Just because you’re retired now doesn’t mean you have to sacrifice the lifestyle you had when you were working. Indeed, now that your time is your own, you might even be able to improve your quality of life.
Think of retirement as a new suit or dress you’ve purchased. To make sure it fits, feels, and looks the way you want, simply make a few easy alterations.
Focus your adjustments on these five key areas:
Before you can adjust your spending to meet your income, you need to know what you’re spending your money on. Your accounting doesn’t have to be down to the penny (you’re not preparing a report for your boss anymore). Separate and stack up your gas, grocery, restaurant, and other receipts and total your expenditures for each spending category. You may quickly grow alarmed at how much you’re spending at restaurants or on dog treats each week.
After gaining a clear view of your expenses, look to trim any mindless or careless spending. If you’re no longer commuting to work, ask yourself if you still need that second car taking up space in the driveway, not to mention the registration, insurance, and maintenance costs it rings up. With so many on-demand car-sharing services like Uber, Lyft, and Zipcar available, the need to own more than a single car is diminishing.
Take that same cost-cutting approach to everything you own or use. Do you still need your expensive cable package when you only watch one or two channels? Would a streaming service, offered by Netflix, Hulu, or Amazon, better serve your viewing habits?
Again, you don’t have to give up what you like, like your smart phone’s data plan that you use for everything from listening to podcasts and audiobooks to speaking to your brother Barry in Boston every day. You just don’t want to be throwing money at things you no longer need or have been replaced by cheaper, but not inferior, alternatives.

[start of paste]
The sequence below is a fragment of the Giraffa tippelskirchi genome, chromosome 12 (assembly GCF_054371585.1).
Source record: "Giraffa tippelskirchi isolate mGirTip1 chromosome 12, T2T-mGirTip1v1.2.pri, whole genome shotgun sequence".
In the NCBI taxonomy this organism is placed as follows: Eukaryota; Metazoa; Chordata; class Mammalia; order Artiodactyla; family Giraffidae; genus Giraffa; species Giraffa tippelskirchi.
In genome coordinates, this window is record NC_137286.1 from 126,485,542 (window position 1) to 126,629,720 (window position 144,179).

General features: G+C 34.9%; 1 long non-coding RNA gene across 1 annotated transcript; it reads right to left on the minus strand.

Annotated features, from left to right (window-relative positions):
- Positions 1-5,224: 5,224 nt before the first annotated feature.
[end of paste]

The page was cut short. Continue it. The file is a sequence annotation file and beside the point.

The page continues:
It’s easy to become a creature of habit when you’re working. You wake up at the same time each day, you crawl through the drive-thru for your cup of Joe on your way to work, and when you finally arrive, you claim the same parking spot. On the way home, you pick up your favorite take-out meal.
But now that you’ve given up your workaday routine for a retirement routine, it’s time to recalibrate your spending regimen as well. All those triple latte fill-ups at the local brewing station and robotic stops on the way home, picking up pizza, sushi, and chicken wings, add up.
It’s also easier than ever to have GrubHub or DoorDash deliver your favorite food at home, but if you find yourself calling them five days a week, try to trim back to two or three times a week. Reacquaint yourself with your kitchen. You might find you enjoy throwing together a salad. It might taste and look so good that it becomes an overnight Instagram sensation. You’re not giving things up; you’re spicing things up for your retirement.